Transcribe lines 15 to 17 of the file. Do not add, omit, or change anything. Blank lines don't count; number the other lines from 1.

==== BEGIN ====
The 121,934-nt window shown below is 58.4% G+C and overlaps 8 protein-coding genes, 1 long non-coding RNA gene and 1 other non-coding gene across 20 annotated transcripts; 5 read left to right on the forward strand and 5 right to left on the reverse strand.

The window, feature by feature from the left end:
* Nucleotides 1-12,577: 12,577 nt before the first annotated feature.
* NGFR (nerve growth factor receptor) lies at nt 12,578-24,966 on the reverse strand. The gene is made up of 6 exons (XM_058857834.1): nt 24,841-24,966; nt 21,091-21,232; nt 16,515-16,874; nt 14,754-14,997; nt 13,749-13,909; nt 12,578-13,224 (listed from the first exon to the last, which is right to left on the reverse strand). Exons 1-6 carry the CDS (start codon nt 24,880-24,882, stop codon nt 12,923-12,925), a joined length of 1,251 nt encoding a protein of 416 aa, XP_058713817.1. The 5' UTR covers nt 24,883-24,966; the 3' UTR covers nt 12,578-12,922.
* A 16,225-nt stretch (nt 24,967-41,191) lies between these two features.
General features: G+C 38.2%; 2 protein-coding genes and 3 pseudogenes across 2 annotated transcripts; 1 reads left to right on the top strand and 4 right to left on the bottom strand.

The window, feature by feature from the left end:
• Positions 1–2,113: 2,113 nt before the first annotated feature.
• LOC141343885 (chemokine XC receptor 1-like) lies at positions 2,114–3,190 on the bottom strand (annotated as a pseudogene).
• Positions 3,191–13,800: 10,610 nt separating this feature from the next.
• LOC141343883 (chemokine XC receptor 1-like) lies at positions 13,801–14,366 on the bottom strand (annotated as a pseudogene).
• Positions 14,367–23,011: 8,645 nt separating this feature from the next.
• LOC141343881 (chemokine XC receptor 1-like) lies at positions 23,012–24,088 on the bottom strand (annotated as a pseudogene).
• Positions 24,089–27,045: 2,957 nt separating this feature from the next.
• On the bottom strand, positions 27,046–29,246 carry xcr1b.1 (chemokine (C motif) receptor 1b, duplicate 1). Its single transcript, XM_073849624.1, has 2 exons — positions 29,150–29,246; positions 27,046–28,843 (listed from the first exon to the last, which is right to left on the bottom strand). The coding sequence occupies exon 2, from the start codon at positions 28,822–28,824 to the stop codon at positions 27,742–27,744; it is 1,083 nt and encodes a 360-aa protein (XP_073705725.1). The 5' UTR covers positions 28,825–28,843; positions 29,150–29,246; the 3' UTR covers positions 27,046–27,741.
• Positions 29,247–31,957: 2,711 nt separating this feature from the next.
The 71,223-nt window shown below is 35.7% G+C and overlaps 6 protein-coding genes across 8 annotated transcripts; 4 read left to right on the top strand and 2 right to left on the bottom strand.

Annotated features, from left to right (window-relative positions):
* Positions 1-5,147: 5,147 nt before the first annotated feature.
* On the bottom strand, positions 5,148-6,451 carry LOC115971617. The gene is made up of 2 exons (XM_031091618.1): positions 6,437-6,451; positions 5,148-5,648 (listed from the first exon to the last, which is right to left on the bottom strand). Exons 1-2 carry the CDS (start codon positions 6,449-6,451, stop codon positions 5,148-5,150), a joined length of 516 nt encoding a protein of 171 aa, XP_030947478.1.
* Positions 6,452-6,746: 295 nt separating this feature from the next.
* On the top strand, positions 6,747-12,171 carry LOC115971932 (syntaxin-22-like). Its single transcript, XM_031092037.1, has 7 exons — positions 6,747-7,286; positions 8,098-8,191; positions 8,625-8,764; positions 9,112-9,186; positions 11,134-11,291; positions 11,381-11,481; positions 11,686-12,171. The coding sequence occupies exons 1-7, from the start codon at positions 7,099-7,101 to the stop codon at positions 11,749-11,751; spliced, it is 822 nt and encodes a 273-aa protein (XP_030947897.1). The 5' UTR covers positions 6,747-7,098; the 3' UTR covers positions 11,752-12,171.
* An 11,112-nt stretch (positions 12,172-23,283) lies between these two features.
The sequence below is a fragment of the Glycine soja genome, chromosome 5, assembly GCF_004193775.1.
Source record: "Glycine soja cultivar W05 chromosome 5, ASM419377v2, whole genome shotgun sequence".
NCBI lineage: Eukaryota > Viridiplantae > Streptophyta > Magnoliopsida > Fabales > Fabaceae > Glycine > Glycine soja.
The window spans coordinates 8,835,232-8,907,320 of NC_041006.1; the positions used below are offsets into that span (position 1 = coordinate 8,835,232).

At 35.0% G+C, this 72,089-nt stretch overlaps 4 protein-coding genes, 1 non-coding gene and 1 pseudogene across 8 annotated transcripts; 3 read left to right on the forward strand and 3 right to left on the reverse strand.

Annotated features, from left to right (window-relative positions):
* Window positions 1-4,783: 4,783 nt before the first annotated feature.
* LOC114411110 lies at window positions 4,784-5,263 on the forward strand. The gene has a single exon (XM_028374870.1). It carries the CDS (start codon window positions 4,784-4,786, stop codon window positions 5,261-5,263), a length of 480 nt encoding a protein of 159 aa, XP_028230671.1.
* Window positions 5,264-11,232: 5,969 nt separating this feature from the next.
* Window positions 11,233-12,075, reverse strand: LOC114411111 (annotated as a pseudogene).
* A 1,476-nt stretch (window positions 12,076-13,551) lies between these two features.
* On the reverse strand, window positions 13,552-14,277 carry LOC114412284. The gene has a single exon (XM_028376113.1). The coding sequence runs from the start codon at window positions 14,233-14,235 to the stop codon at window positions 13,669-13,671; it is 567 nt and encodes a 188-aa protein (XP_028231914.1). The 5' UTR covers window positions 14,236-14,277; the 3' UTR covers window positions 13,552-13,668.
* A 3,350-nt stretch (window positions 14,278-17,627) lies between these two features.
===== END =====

• On the bottom strand, positions 27,046–29,246 carry xcr1b.1 (chemokine (C motif) receptor 1b, duplicate 1). Its single transcript, XM_073849624.1, has 2 exons — positions 29,150–29,246; positions 27,046–28,843 (listed from the first exon to the last, which is right to left on the bottom strand). The coding sequence occupies exon 2, from the start codon at positions 28,822–28,824 to the stop codon at positions 27,742–27,744; it is 1,083 nt and encodes a 360-aa protein (XP_073705725.1). The 5' UTR covers positions 28,825–28,843; positions 29,150–29,246; the 3' UTR covers positions 27,046–27,741.
• Positions 29,247–31,957: 2,711 nt separating this feature from the next.
The 71,223-nt window shown below is 35.7% G+C and overlaps 6 protein-coding genes across 8 annotated transcripts; 4 read left to right on the top strand and 2 right to left on the bottom strand.